How to Respond to the Unexpected

The alternator light in my car lit up just before I got home last night. At the same time, I discovered my power steering stopped working. When I looked under the hood, my suspicion was confirmed. The big serpentine belt was shredded into pieces (along with a broken pulley).

I made arrangements to have my car fixed and borrow my wife’s car for today. Within minutes of getting into my wife’s car and heading to a meeting, the alternator light came on and the power steering stopped working. You guessed it. Under the hood, the big serpentine belt was shredded into pieces.

Pause

“A four-second pause-the time it takes to take one breath in, one breath out-can be powerful enough to subvert a poor decision and replace it with a smarter one.”

Peter Bregman in Four Seconds: All the Time You Need to Stop Counter-Productive Habits and Get the Results You Want

Without a pause, I run the risk of reacting impulsively to the situation. I would:

  • Get upset
  • Be mad at God for allowing this to happen
  • Sit and sulk for hours at the service station while the cars are being repaired
  • Worry about the potential cost of the repairs

Fortunately, I did not respond in this way.  But it doesn’t come naturally to me. It is something I have to continually work on with God’s help.

Self-Control

Self-control is critical.

When Paul mentions the fruits of the Spirit in Galatians 5:22-23, self-control is on the list. Proverbs 25:28 compares a person without self-control to a city that is broken down and left without walls.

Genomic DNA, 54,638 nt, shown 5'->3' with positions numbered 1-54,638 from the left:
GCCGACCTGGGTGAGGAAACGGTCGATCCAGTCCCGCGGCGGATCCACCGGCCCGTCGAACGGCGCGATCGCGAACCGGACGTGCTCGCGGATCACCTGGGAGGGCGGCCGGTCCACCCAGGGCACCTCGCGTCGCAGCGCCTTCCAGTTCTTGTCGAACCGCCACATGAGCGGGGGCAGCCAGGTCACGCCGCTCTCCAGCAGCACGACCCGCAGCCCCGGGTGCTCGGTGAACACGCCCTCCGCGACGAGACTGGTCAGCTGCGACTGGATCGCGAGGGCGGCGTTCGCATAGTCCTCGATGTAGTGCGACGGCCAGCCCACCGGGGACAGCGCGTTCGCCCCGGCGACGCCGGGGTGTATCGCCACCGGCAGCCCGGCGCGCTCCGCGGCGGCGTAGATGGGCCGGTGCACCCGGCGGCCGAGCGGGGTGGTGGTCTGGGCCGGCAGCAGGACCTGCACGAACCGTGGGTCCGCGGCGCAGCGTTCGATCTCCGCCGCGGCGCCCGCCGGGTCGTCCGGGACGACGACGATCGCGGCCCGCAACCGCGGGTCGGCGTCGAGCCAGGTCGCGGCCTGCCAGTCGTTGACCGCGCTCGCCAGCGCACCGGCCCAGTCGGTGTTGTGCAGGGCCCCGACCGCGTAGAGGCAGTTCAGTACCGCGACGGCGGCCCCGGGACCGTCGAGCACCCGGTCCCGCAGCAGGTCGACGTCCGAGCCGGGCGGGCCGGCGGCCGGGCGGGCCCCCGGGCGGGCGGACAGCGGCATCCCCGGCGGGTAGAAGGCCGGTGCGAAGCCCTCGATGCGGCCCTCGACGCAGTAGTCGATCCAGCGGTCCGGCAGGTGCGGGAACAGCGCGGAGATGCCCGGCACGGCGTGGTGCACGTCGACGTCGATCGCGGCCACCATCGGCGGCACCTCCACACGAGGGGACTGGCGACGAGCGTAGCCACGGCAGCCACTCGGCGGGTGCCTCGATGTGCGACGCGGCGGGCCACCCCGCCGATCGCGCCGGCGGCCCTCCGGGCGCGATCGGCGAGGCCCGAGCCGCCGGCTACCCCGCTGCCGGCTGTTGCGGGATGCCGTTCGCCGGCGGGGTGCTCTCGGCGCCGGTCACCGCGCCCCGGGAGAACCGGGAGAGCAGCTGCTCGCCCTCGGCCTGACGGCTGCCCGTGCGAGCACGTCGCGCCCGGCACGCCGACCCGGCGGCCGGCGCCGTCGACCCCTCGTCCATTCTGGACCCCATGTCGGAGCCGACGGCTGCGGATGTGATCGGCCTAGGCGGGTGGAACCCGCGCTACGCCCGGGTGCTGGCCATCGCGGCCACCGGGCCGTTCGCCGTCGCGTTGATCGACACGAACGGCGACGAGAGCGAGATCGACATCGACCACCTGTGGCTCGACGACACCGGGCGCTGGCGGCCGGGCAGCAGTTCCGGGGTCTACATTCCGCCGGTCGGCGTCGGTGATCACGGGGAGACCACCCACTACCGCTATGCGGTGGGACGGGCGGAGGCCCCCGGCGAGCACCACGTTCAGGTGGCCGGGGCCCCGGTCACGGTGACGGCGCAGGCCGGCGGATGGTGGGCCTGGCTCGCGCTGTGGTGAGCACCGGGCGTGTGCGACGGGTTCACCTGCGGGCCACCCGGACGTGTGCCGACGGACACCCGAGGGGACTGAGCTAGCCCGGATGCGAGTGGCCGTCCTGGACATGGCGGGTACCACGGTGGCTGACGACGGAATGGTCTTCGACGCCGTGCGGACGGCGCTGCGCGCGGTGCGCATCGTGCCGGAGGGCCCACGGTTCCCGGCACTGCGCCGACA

For God didn’t give us a spirit of fear, but of power, love, and self-control.

2 Timothy 1:7

Don’t depend on yourself to develop self-control. It requires the power of Holy Spirit who is in us. That is one of the reasons God sent Holy Spirit to help us (if we allow Him).

React or Respond?

When the unexpected happens as you prepare and lead your small group, do you react or respond?

Reacting is doing the first thing that comes to mind or that you feel like doing.

Responding is putting your emotions aside and first considering what you should do and then doing it. It requires you to pause and think between the unexpected event and how you respond. It requires self-control.

Start praying now and asking God to help you in this area, then listen for what you should do.

The next time the unexpected happens, pause and do the right thing.

Question: What are some ways small groups leaders can build a habit of self-control?  You can leave a comment by clicking here.

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